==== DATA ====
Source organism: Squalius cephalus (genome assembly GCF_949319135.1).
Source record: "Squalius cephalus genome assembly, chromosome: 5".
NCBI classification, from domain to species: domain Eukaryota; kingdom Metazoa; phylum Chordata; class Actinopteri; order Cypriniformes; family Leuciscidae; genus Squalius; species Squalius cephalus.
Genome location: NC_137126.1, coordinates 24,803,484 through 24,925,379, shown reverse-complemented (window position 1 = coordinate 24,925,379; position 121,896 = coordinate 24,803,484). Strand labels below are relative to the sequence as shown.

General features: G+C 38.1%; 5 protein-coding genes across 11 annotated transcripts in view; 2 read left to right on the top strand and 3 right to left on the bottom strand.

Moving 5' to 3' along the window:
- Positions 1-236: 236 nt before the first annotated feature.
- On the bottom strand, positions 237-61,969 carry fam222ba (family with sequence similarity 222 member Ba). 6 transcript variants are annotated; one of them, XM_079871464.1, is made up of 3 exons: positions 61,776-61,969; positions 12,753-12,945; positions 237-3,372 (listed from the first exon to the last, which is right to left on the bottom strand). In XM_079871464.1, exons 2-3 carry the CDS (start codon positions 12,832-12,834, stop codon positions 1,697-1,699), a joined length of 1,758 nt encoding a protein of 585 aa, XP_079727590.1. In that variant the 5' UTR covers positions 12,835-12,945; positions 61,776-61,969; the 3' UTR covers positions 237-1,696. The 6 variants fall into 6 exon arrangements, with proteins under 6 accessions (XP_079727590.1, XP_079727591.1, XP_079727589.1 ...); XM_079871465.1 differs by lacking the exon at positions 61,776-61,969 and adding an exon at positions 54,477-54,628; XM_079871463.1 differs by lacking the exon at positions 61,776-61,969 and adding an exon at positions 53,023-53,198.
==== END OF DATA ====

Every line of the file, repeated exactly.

Source organism: Squalius cephalus (genome assembly GCF_949319135.1).
Source record: "Squalius cephalus genome assembly, chromosome: 5".
NCBI classification, from domain to species: domain Eukaryota; kingdom Metazoa; phylum Chordata; class Actinopteri; order Cypriniformes; family Leuciscidae; genus Squalius; species Squalius cephalus.
Genome location: NC_137126.1, coordinates 24,803,484 through 24,925,379, shown reverse-complemented (window position 1 = coordinate 24,925,379; position 121,896 = coordinate 24,803,484). Strand labels below are relative to the sequence as shown.

General features: G+C 38.1%; 5 protein-coding genes across 11 annotated transcripts in view; 2 read left to right on the top strand and 3 right to left on the bottom strand.

Moving 5' to 3' along the window:
- Positions 1-236: 236 nt before the first annotated feature.
- On the bottom strand, positions 237-61,969 carry fam222ba (family with sequence similarity 222 member Ba). 6 transcript variants are annotated; one of them, XM_079871464.1, is made up of 3 exons: positions 61,776-61,969; positions 12,753-12,945; positions 237-3,372 (listed from the first exon to the last, which is right to left on the bottom strand). In XM_079871464.1, exons 2-3 carry the CDS (start codon positions 12,832-12,834, stop codon positions 1,697-1,699), a joined length of 1,758 nt encoding a protein of 585 aa, XP_079727590.1. In that variant the 5' UTR covers positions 12,835-12,945; positions 61,776-61,969; the 3' UTR covers positions 237-1,696. The 6 variants fall into 6 exon arrangements, with proteins under 6 accessions (XP_079727590.1, XP_079727591.1, XP_079727589.1 ...); XM_079871465.1 differs by lacking the exon at positions 61,776-61,969 and adding an exon at positions 54,477-54,628; XM_079871463.1 differs by lacking the exon at positions 61,776-61,969 and adding an exon at positions 53,023-53,198.